Everyone who’s studied basic science at school knows that light travels much much faster than sound. Light can travel about 300,000 km in a single second. Sound, in the same time would cover about 0.3 km. That’s a huge difference.
Considering that, it is fairly easy to calculate how far a lightning strike happens by measuring the time it takes the sound to reach you after you see the lightning. In that case, taking into account the enormous speed of light, you assume that the light instantly reaches you and you just count the seconds it takes for the sound to be heard at the place you are.
Then multiplying the seconds with 0.3 would give you, in kilometres, how far it happened – an estimation of, course.
So, if there isn’t a mess of lightning strikes happening somewhere, which usually isn’t the case, and if you can clearly tell which sound came from which lightning strike, which you can’t in most cases, you can actually estimate the distance of a strike very easily.
If you think that’s great. You might be interested in:
How to estimate the temperature.
and How to estimate the time to sunset.
The number of seconds in 6 weeks might be of little importance to anyone. However there is an interesting bit of trivia related to it, or call it a bizarre mathematical coincidence. Here it is…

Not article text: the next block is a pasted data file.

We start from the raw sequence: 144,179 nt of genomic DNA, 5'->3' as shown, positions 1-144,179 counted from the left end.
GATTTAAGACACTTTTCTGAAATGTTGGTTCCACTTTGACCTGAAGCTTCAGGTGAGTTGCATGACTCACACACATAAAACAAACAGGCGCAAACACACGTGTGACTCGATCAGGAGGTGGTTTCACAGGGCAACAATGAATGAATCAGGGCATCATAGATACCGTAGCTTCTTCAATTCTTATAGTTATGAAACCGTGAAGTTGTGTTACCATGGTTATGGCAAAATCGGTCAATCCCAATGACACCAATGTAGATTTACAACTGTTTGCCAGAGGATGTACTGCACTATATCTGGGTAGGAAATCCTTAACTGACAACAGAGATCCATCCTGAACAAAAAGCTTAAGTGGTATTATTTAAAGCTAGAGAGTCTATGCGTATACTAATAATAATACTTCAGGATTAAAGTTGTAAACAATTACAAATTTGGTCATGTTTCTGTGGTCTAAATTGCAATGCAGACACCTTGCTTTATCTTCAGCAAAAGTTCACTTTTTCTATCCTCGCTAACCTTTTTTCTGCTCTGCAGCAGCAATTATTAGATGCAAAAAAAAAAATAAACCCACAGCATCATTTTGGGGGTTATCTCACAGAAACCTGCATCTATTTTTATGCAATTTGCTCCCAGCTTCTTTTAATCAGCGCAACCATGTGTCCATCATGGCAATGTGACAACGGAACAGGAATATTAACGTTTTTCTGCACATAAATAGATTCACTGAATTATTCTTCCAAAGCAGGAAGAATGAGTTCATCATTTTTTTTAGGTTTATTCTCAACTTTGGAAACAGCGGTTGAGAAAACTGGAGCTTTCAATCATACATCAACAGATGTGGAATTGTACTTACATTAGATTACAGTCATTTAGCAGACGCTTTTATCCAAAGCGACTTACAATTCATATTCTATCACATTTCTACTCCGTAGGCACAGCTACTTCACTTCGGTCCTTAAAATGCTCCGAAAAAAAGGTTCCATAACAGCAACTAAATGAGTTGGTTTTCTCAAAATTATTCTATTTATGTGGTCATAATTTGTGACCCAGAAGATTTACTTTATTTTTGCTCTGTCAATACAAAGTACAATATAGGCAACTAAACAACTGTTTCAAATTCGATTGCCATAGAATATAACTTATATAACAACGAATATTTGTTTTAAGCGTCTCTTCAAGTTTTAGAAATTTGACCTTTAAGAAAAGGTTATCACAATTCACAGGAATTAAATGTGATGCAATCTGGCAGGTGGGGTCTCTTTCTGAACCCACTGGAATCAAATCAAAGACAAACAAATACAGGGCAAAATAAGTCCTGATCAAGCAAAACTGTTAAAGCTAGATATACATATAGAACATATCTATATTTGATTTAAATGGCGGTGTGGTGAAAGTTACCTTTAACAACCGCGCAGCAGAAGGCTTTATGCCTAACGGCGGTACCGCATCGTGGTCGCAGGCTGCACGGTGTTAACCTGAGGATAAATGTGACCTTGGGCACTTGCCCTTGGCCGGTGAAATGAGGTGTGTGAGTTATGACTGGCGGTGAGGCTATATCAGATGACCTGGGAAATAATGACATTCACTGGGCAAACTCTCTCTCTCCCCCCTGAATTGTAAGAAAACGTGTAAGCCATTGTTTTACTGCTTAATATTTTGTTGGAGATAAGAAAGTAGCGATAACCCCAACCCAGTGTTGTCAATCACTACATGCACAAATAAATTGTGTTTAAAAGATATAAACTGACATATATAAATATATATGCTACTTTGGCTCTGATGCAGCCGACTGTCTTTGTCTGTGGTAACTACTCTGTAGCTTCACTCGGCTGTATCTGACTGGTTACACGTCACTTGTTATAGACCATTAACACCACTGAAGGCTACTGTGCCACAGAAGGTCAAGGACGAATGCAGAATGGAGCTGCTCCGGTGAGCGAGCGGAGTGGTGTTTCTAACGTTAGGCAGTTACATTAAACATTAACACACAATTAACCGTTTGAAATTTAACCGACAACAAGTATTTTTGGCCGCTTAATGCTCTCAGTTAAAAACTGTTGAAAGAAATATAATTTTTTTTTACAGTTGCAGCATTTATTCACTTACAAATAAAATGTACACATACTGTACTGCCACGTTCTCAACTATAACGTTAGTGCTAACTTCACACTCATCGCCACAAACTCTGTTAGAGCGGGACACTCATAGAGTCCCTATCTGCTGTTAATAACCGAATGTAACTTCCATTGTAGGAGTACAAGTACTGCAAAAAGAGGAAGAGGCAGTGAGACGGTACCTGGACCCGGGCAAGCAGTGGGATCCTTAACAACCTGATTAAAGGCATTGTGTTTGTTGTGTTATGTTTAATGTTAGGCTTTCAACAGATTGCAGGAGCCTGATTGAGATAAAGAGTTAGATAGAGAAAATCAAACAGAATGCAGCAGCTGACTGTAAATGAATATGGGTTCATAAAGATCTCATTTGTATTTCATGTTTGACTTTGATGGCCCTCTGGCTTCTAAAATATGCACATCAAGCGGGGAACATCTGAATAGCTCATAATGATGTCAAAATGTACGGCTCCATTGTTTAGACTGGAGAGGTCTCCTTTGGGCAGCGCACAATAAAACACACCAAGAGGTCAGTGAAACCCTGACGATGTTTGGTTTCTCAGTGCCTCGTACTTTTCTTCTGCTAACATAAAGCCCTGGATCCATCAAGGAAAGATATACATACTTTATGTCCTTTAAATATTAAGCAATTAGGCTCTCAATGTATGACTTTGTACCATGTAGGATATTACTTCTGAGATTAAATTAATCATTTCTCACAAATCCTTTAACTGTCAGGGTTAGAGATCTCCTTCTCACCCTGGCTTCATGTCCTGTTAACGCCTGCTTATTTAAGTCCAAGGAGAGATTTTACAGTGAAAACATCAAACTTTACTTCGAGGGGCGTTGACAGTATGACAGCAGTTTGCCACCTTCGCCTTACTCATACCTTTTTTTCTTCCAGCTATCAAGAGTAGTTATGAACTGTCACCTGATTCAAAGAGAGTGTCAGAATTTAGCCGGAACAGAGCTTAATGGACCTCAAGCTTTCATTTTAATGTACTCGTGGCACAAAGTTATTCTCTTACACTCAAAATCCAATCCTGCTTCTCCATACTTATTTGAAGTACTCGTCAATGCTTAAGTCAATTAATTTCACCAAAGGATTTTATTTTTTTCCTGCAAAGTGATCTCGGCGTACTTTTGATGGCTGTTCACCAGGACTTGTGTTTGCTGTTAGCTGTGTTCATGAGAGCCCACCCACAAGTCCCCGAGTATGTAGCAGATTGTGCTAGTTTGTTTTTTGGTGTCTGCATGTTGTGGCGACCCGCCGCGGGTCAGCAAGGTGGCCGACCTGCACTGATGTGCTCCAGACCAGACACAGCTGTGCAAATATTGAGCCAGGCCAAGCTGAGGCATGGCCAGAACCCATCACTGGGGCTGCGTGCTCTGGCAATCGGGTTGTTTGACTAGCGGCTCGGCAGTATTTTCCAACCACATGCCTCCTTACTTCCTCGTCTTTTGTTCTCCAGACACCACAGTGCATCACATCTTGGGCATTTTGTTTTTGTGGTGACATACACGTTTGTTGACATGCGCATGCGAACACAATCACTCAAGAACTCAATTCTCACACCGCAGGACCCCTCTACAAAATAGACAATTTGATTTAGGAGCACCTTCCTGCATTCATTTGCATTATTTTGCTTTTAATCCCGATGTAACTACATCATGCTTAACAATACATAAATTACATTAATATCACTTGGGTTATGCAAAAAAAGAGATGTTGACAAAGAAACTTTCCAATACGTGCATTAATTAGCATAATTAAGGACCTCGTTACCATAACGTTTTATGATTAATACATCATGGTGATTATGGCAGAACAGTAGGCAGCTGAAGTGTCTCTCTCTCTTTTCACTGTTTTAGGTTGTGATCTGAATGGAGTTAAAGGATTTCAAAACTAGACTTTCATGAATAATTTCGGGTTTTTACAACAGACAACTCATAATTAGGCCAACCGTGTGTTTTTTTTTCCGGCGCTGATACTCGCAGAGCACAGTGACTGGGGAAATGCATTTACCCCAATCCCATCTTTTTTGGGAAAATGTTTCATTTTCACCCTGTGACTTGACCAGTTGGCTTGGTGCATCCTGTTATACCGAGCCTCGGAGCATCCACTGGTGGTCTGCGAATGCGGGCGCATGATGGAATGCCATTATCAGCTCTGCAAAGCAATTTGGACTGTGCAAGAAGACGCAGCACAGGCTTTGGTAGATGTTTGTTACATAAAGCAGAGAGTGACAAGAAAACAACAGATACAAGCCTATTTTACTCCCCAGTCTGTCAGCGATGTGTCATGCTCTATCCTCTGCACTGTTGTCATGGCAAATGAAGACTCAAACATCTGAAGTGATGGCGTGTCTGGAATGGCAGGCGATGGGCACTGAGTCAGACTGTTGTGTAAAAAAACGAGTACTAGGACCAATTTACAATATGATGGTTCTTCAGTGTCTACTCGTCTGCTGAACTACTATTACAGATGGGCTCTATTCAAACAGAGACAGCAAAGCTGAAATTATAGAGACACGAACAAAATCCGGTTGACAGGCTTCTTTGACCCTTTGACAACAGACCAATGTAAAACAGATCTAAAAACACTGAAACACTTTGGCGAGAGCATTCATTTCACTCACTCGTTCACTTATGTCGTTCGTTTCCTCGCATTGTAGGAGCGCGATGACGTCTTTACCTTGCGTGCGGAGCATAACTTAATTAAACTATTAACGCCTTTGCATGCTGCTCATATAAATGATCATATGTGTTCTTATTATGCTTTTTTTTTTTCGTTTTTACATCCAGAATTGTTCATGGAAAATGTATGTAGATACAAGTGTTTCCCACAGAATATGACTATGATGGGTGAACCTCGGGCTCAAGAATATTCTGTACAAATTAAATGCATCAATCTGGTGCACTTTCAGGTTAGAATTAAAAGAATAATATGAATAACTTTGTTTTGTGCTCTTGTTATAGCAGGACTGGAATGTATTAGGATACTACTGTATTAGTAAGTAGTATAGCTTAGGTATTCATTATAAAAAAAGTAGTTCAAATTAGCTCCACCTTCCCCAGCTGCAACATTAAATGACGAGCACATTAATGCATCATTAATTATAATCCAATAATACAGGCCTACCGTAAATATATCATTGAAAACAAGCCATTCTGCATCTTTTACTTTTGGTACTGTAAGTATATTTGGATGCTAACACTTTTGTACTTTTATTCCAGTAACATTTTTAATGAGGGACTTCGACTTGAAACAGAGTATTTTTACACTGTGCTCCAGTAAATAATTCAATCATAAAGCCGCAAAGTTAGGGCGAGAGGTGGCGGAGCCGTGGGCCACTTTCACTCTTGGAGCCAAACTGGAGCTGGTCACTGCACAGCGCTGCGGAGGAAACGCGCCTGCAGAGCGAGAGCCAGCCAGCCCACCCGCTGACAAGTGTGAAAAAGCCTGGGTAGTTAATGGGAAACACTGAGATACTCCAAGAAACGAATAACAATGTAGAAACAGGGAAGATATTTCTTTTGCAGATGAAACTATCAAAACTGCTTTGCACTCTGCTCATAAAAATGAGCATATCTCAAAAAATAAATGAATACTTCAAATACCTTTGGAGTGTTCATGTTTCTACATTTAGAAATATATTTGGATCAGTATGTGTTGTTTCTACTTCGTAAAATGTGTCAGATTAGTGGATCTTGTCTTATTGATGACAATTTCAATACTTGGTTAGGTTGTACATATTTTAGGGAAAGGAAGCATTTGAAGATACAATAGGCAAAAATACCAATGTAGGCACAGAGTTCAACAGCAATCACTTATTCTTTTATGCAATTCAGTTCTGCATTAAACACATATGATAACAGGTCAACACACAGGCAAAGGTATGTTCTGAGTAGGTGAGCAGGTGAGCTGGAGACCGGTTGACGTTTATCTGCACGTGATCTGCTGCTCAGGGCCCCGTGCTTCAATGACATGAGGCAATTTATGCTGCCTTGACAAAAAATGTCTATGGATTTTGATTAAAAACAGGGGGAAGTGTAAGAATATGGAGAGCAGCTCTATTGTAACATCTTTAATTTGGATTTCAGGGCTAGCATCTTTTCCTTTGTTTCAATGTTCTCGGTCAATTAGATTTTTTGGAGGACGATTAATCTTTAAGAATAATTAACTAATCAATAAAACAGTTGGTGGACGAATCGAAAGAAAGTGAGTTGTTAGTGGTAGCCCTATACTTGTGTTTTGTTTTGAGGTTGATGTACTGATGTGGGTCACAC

The number of seconds in 6 weeks, or 42 days (The answer to life universe and everything) equates to:
6 X 7 (days) X 24 (hours) X 60 (minutes) X 60 (seconds) = 3,628,800 sec
The number 362,880, on the first glance, looks like very random number. Now here is what this number is equal to…
10 factorial (denoted by 10!).
Or simply, 10 X 9 X 8 X 7 X 6 X 5 X 4 X 3 X 2 X 1 = 3,628,800
Down to a single second, the number of seconds in 6 weeks is exactly equal to the numerical 10! Very strange!
One thing you could do is split the 6 weeks calculation into factors, and see it for yourself. The result is all numbers from 1 – 10. The most amazing factoring I’ve ever seen.
If you are too lazy to calculate it yourself, go to this WolframAlpha calculation and see it for yourself. It subtracts 10! seconds from 6 weeks (the result is exactly 0). Apples and Oranges, I know, but the 6 weeks refers to seconds in 6 weeks, here.
Salutes to the person who discovered this.
First seen on [Reddit]